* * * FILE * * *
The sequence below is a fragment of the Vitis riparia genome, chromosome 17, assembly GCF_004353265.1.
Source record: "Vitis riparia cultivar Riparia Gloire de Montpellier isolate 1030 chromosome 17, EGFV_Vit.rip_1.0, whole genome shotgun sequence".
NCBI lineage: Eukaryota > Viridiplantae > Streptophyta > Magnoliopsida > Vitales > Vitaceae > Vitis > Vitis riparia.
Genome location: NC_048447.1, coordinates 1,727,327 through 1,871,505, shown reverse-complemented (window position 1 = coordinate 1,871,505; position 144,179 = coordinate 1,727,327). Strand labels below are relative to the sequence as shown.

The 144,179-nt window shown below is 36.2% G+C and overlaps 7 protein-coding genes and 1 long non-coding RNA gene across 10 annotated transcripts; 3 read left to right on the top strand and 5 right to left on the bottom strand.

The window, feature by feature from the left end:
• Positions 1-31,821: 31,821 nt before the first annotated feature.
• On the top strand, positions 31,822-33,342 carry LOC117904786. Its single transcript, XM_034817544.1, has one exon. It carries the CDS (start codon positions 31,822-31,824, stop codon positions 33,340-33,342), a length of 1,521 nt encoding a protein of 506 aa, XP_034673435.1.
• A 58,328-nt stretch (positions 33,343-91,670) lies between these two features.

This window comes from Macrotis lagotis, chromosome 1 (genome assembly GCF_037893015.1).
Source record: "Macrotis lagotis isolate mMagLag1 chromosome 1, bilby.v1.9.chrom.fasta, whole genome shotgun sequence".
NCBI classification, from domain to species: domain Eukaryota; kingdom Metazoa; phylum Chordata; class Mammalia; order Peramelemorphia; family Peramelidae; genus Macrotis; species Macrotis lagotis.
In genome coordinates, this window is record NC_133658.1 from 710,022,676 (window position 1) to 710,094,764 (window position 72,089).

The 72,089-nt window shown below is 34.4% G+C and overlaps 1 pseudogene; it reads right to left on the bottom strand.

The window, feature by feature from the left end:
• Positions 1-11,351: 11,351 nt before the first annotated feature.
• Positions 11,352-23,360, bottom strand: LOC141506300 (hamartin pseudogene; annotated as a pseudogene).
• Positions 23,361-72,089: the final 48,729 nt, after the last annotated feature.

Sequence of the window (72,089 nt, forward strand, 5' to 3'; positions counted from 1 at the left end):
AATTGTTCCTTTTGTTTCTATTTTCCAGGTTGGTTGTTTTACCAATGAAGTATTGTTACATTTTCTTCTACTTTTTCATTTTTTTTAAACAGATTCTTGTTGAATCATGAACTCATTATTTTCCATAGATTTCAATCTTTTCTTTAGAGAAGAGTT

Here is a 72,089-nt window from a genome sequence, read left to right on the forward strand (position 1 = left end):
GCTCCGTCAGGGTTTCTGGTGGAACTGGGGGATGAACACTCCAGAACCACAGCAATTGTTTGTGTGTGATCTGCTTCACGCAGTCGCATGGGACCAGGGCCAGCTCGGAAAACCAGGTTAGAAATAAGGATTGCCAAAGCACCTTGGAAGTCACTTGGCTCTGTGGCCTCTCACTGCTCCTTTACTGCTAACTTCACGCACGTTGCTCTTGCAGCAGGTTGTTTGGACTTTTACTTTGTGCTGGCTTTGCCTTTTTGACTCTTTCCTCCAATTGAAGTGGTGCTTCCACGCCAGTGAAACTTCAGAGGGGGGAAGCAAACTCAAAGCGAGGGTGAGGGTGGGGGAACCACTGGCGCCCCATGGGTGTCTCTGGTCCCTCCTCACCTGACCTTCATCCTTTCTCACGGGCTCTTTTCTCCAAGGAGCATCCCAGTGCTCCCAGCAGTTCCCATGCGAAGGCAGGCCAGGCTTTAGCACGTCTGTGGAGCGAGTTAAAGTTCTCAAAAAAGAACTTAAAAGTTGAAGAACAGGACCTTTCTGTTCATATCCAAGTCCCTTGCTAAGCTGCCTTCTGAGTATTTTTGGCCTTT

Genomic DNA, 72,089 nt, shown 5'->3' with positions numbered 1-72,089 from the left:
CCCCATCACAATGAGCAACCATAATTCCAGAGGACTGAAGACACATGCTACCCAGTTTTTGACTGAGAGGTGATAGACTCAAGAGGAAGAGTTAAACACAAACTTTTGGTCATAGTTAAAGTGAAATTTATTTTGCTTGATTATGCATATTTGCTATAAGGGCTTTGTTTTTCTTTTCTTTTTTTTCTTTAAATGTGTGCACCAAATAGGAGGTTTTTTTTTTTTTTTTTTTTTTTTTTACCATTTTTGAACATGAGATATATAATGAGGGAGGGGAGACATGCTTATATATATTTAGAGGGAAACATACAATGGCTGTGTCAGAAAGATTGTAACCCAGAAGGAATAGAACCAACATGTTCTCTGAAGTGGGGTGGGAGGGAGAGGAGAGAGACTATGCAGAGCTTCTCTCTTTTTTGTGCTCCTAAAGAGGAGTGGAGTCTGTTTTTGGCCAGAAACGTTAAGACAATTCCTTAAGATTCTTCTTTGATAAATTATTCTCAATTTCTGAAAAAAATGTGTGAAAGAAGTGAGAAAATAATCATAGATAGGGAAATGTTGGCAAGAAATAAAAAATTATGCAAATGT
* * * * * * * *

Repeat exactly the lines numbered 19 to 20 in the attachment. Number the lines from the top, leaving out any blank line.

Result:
Sequence of the window (72,089 nt, forward strand, 5' to 3'; positions counted from 1 at the left end):
AATTGTTCCTTTTGTTTCTATTTTCCAGGTTGGTTGTTTTACCAATGAAGTATTGTTACATTTTCTTCTACTTTTTCATTTTTTTTAAACAGATTCTTGTTGAATCATGAACTCATTATTTTCCATAGATTTCAATCTTTTCTTTAGAGAAGAGTT